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The party’s base is opposed to what just happened. The Democrats’ 2022 platform states, in the Priority No. 1 section, “we call for … decriminalization of personal possession and use of most drugs in a manner similar to Oregon Initiative 110 passed by voters in 2020.” The party’s statewide steering committee made decriminalization a legislative priority.

But the Democrats who have to face the voters — the elected officials — are more split. There’s been a backlash to other soft-on-crime approaches, such as defunding the police. That, along with the urgency of the fentanyl crisis, ultimately made elected leaders choose not to follow Oregon.

It’s worth watching whether progressive groups here punish their own side for this decision. Or maybe go straight to voters with an initiative.

“For a Legislature and a governor that claim to prioritize equity, the opportunity to clearly address the undeniable inequities in drug enforcement should have been taken to its fullest potential,” said Columbia Legal Services, a Seattle social justice group. “Yet the Legislature instead falls back to status quo politics, continuing to police and prosecute addiction.”

Three: Hold on, what about Seattle?

When the state passes a law, it doesn’t mean local jurisdictions have to enforce it. Barring a political sea change, the odds seem stacked against Seattle intervening much with people smoking fentanyl on downtown streets.

Seattle and King County weren’t enforcing drug laws much back when drug possession was a felony. When I wrote about King County’s drug court program earlier this year, they told me they hadn’t seen any drug possession cases there in years. (Most defendants were there for property crimes related to drug use.)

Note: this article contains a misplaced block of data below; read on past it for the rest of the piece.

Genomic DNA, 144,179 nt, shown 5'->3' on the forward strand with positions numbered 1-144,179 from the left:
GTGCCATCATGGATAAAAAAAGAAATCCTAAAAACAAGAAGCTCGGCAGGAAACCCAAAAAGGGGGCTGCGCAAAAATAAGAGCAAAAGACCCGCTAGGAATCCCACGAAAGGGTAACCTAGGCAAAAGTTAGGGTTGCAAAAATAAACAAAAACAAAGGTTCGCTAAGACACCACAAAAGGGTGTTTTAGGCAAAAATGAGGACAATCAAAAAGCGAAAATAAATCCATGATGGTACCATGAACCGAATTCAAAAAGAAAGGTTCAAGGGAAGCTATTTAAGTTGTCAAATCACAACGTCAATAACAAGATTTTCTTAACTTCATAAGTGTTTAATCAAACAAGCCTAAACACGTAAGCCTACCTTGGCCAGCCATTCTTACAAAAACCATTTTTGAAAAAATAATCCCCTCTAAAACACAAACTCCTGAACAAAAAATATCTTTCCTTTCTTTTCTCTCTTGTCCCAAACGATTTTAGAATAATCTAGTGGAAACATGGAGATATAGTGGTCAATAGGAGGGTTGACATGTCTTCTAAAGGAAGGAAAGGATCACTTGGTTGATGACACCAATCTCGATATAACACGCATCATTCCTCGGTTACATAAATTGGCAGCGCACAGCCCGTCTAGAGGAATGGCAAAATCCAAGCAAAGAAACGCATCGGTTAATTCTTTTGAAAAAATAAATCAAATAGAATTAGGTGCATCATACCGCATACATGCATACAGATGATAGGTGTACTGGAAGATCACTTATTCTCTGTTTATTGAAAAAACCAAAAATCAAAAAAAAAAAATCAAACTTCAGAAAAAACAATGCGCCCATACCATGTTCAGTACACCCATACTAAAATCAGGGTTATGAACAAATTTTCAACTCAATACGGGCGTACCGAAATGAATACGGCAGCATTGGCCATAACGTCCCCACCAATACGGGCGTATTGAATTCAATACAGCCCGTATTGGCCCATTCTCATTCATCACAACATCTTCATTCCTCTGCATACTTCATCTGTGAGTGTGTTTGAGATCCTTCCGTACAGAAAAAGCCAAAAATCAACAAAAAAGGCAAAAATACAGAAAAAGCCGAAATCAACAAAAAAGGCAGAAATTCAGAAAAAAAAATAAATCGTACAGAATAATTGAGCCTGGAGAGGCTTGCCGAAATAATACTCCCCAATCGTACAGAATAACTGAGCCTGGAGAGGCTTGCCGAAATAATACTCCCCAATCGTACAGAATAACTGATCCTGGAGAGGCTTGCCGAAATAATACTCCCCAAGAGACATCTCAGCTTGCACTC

On Tuesday, all 12 Democrats in the state House and Senate who voted “no” on this bill were from districts that represent parts of Seattle. Many on the current Seattle City Council don’t support recriminalizing drugs, either, and it isn’t clear what Seattle Mayor Bruce Harrell’s stance is. (Last month he told me he would “take a pass” on the question, but was leery about using cops to enforce drug laws due to his experience growing up in the ‘60s and ‘70s in Seattle’s Central Area.)

When the city attorney, Ann Davison, suggested a public drug use law, one City Council member, Tammy Morales, tweeted: “Hard pass.”

Bottom line: Expect pushback against this law in Seattle, and for it to be a big election issue this fall. Hopefully there are new treatment resources that can quickly rush in while Seattle continues to dither, because in the last week alone there were 50 opioid overdoses recorded in downtown Seattle.

Four: The great drug debate obviously isn’t over (contradicting what I said up top)

But the statewide politics did just shift on it. We aren’t Oregon. The democratic system, controlled in all sectors by Democrats, debated for two years and veered from following Oregon hard to the left. People can fight that or try to make this work instead — that’s the debate now.